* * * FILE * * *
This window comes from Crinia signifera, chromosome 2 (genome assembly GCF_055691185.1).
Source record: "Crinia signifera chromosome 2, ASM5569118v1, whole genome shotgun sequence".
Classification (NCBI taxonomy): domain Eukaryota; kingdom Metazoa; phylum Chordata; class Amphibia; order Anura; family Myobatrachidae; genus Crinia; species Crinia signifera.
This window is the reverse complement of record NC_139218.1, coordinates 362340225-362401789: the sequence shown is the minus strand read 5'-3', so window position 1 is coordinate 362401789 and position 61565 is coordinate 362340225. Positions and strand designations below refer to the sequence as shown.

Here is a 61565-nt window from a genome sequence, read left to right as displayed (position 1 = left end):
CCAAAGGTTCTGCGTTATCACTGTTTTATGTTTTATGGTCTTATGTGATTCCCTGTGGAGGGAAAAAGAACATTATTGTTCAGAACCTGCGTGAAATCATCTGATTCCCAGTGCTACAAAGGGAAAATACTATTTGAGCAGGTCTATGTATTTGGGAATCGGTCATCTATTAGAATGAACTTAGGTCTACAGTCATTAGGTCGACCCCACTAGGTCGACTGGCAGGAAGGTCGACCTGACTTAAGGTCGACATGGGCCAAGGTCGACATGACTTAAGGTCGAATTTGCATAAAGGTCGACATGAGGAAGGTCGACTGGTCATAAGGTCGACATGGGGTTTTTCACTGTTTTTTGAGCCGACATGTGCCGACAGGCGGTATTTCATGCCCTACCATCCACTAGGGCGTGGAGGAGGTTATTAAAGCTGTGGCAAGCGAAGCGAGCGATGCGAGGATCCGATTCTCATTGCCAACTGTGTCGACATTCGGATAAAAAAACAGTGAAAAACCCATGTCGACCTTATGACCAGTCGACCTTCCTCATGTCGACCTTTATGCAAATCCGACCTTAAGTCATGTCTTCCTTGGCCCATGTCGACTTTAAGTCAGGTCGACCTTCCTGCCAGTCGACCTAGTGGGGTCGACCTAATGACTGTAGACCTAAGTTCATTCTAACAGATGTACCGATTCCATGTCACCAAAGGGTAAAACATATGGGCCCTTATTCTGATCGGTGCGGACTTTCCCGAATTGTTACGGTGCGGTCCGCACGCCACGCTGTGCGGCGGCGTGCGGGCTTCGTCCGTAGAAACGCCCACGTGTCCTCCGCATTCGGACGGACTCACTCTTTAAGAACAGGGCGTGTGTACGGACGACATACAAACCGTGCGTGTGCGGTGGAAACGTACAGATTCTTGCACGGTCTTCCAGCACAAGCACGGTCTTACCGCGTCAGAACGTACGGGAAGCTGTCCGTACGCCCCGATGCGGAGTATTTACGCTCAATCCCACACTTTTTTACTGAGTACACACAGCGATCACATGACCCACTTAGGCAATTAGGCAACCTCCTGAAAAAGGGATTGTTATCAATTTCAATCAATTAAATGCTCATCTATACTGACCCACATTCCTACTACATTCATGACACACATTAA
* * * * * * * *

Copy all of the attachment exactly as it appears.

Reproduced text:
This window comes from Crinia signifera, chromosome 2 (genome assembly GCF_055691185.1).
Source record: "Crinia signifera chromosome 2, ASM5569118v1, whole genome shotgun sequence".
Classification (NCBI taxonomy): domain Eukaryota; kingdom Metazoa; phylum Chordata; class Amphibia; order Anura; family Myobatrachidae; genus Crinia; species Crinia signifera.
This window is the reverse complement of record NC_139218.1, coordinates 362340225-362401789: the sequence shown is the minus strand read 5'-3', so window position 1 is coordinate 362401789 and position 61565 is coordinate 362340225. Positions and strand designations below refer to the sequence as shown.

Here is a 61565-nt window from a genome sequence, read left to right as displayed (position 1 = left end):
CCAAAGGTTCTGCGTTATCACTGTTTTATGTTTTATGGTCTTATGTGATTCCCTGTGGAGGGAAAAAGAACATTATTGTTCAGAACCTGCGTGAAATCATCTGATTCCCAGTGCTACAAAGGGAAAATACTATTTGAGCAGGTCTATGTATTTGGGAATCGGTCATCTATTAGAATGAACTTAGGTCTACAGTCATTAGGTCGACCCCACTAGGTCGACTGGCAGGAAGGTCGACCTGACTTAAGGTCGACATGGGCCAAGGTCGACATGACTTAAGGTCGAATTTGCATAAAGGTCGACATGAGGAAGGTCGACTGGTCATAAGGTCGACATGGGGTTTTTCACTGTTTTTTGAGCCGACATGTGCCGACAGGCGGTATTTCATGCCCTACCATCCACTAGGGCGTGGAGGAGGTTATTAAAGCTGTGGCAAGCGAAGCGAGCGATGCGAGGATCCGATTCTCATTGCCAACTGTGTCGACATTCGGATAAAAAAACAGTGAAAAACCCATGTCGACCTTATGACCAGTCGACCTTCCTCATGTCGACCTTTATGCAAATCCGACCTTAAGTCATGTCTTCCTTGGCCCATGTCGACTTTAAGTCAGGTCGACCTTCCTGCCAGTCGACCTAGTGGGGTCGACCTAATGACTGTAGACCTAAGTTCATTCTAACAGATGTACCGATTCCATGTCACCAAAGGGTAAAACATATGGGCCCTTATTCTGATCGGTGCGGACTTTCCCGAATTGTTACGGTGCGGTCCGCACGCCACGCTGTGCGGCGGCGTGCGGGCTTCGTCCGTAGAAACGCCCACGTGTCCTCCGCATTCGGACGGACTCACTCTTTAAGAACAGGGCGTGTGTACGGACGACATACAAACCGTGCGTGTGCGGTGGAAACGTACAGATTCTTGCACGGTCTTCCAGCACAAGCACGGTCTTACCGCGTCAGAACGTACGGGAAGCTGTCCGTACGCCCCGATGCGGAGTATTTACGCTCAATCCCACACTTTTTTACTGAGTACACACAGCGATCACATGACCCACTTAGGCAATTAGGCAACCTCCTGAAAAAGGGATTGTTATCAATTTCAATCAATTAAATGCTCATCTATACTGACCCACATTCCTACTACATTCATGACACACATTAA